1. A prime lens is one that has a fixed focal length; when you look through your viewfinder, what you see is what you get. If you need to recompose your shot, you have to move. No adjusting the lens to suit the scene, you have to change your position to change the scene.
2. A prime lens has fewer moving parts, so its lighter than most lenses, nice on a long walk.
3. A prime lens can have a larger aperture, which means more photos in low light without a flash, and better background blur, or "bokeh", excellent for portrait work.
4. Fewer glass elements inside the lens = less light distortion = sharper images, richer color detail.
Pros: Low light use, razor-sharp images, huge base aperture which allows for buttery-smooth background bokeh, light weight for all-day use.
Cons: Fixed focal length means, if you need to recompose your shot, you have to move. Sometimes, there's nowhere to move to and you can't compose the shot.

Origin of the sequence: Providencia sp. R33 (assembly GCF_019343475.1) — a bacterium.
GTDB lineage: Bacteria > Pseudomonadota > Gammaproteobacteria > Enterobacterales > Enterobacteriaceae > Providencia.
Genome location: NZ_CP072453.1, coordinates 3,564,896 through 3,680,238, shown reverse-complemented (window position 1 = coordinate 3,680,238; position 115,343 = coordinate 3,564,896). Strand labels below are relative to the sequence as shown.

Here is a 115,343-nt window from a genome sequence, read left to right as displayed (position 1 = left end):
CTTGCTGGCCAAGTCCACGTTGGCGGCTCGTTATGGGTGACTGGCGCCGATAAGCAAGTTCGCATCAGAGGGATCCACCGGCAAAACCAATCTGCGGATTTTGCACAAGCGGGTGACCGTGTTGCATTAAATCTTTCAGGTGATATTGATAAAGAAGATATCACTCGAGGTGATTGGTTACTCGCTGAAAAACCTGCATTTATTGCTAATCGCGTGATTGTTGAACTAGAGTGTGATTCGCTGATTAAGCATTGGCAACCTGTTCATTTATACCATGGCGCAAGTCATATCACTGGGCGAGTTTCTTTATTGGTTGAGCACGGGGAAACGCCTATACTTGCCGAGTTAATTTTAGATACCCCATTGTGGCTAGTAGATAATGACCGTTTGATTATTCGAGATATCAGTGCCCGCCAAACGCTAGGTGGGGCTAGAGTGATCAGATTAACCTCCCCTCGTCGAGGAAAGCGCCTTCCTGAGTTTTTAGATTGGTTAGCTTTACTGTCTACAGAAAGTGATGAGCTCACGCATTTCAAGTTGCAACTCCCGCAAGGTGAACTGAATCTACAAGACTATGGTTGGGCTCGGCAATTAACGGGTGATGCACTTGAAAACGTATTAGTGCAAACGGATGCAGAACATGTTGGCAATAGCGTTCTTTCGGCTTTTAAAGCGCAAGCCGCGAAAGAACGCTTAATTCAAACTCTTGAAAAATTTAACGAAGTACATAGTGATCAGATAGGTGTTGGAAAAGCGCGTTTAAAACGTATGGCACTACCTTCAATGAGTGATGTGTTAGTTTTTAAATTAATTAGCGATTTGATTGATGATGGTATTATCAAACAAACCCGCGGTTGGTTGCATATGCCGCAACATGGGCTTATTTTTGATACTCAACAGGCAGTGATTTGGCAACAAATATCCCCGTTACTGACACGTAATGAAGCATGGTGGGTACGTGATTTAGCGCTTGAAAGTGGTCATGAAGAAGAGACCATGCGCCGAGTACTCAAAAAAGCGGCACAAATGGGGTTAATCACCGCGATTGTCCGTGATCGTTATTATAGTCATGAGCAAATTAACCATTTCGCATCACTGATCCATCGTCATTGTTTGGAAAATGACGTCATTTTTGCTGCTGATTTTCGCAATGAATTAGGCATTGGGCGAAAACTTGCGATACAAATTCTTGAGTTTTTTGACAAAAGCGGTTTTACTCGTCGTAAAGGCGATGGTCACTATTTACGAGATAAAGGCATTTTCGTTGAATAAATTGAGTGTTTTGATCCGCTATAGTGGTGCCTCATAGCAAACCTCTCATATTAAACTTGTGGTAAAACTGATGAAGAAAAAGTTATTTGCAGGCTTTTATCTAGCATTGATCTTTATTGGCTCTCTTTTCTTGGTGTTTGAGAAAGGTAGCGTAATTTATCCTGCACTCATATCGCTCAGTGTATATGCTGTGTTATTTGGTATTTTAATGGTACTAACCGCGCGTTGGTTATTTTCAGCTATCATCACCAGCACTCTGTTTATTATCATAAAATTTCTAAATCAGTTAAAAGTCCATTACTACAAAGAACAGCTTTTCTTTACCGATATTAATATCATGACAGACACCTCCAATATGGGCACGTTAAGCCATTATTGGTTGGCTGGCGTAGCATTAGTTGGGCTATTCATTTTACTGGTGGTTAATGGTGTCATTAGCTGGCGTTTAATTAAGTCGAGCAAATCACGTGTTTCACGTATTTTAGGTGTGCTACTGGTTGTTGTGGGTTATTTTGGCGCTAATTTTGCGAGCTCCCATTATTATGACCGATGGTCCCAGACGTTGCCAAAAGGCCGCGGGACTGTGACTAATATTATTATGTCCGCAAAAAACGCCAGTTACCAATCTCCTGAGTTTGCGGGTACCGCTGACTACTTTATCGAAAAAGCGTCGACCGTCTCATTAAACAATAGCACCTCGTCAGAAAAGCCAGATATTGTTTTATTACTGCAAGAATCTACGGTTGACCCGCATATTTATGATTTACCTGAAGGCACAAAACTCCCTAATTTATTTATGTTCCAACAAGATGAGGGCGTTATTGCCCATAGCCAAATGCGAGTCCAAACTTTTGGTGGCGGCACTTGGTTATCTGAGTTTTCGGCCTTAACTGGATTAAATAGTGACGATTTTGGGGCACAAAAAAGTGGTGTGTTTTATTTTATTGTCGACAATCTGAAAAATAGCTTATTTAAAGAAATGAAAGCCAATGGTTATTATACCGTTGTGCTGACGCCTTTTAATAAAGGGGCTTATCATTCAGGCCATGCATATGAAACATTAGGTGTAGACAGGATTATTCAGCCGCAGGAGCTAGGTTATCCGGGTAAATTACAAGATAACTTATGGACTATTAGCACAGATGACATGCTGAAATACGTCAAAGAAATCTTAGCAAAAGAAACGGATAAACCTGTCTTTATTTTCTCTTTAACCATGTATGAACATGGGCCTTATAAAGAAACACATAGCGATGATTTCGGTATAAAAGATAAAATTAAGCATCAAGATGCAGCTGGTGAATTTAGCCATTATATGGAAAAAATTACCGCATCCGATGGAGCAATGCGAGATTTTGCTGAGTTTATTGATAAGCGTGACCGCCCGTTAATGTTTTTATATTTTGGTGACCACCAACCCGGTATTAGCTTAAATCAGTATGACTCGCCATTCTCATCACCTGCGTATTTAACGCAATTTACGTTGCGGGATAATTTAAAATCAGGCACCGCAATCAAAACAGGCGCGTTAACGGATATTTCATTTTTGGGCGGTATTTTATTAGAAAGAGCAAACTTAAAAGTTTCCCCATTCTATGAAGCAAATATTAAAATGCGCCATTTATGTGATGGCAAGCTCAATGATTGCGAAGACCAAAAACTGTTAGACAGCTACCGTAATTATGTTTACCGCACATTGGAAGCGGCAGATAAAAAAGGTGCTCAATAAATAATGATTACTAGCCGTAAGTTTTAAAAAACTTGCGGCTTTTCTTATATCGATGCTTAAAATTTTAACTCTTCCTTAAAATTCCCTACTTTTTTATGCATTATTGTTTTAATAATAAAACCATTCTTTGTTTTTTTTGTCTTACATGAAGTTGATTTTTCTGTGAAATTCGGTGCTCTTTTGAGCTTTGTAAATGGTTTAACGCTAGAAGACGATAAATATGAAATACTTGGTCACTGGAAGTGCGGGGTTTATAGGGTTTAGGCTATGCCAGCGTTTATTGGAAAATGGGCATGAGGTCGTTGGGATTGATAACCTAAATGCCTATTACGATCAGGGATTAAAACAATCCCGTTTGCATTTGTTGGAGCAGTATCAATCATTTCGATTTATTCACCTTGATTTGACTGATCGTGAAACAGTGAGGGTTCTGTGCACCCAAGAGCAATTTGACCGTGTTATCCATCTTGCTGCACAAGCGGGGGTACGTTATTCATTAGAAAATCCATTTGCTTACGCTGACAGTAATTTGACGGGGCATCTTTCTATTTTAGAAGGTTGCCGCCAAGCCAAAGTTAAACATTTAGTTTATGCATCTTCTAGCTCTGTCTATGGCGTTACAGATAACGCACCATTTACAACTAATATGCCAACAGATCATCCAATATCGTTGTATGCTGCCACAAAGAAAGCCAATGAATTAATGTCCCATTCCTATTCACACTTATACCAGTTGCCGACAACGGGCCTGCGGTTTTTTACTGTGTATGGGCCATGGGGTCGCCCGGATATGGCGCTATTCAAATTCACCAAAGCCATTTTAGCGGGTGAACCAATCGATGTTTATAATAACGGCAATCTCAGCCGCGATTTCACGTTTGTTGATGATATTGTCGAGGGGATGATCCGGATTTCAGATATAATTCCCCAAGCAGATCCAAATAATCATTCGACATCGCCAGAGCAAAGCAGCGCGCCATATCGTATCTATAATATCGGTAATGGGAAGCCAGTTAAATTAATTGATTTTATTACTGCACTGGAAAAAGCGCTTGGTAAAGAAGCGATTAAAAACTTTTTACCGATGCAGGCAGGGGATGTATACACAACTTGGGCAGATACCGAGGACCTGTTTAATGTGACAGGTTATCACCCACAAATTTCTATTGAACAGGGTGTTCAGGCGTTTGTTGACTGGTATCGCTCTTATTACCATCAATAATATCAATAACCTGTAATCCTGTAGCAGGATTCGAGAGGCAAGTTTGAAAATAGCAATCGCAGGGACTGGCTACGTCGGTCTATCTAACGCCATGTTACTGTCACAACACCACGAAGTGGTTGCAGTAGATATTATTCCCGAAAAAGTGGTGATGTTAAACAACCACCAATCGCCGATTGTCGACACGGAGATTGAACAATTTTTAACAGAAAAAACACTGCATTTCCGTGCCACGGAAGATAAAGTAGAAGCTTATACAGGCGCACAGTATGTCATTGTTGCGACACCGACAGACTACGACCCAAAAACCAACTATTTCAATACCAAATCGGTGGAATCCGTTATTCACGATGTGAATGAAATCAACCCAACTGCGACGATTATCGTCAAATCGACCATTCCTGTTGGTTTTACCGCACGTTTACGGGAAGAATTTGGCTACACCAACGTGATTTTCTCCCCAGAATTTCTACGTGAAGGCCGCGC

Overall: Specific uses (portraits, fast-action, low light). Incredible results, but not for every situation, and definitely not an "all-rounder" walkabout lens. And this lens is not crazy expensive. The Canon 50 mm prime starts at about $120 USD on B&H Video's website. That one's a bit on the cheap, plasticky-feel side, but the lens glass is just fine and takes great pictures. You can therefore experiment with a great focal length (50 mm) at a low price with that one. These shots were all taken with a Canon 85 mm prime, about $400.00
Oh, and one other thing. To get the nice outdoor shots, I find it has to be dusk or dawn. I'm not saying that these are good or bad pictures, but for what it's worth, they were taken at 07:00 in the morning, about an hour after sunrise.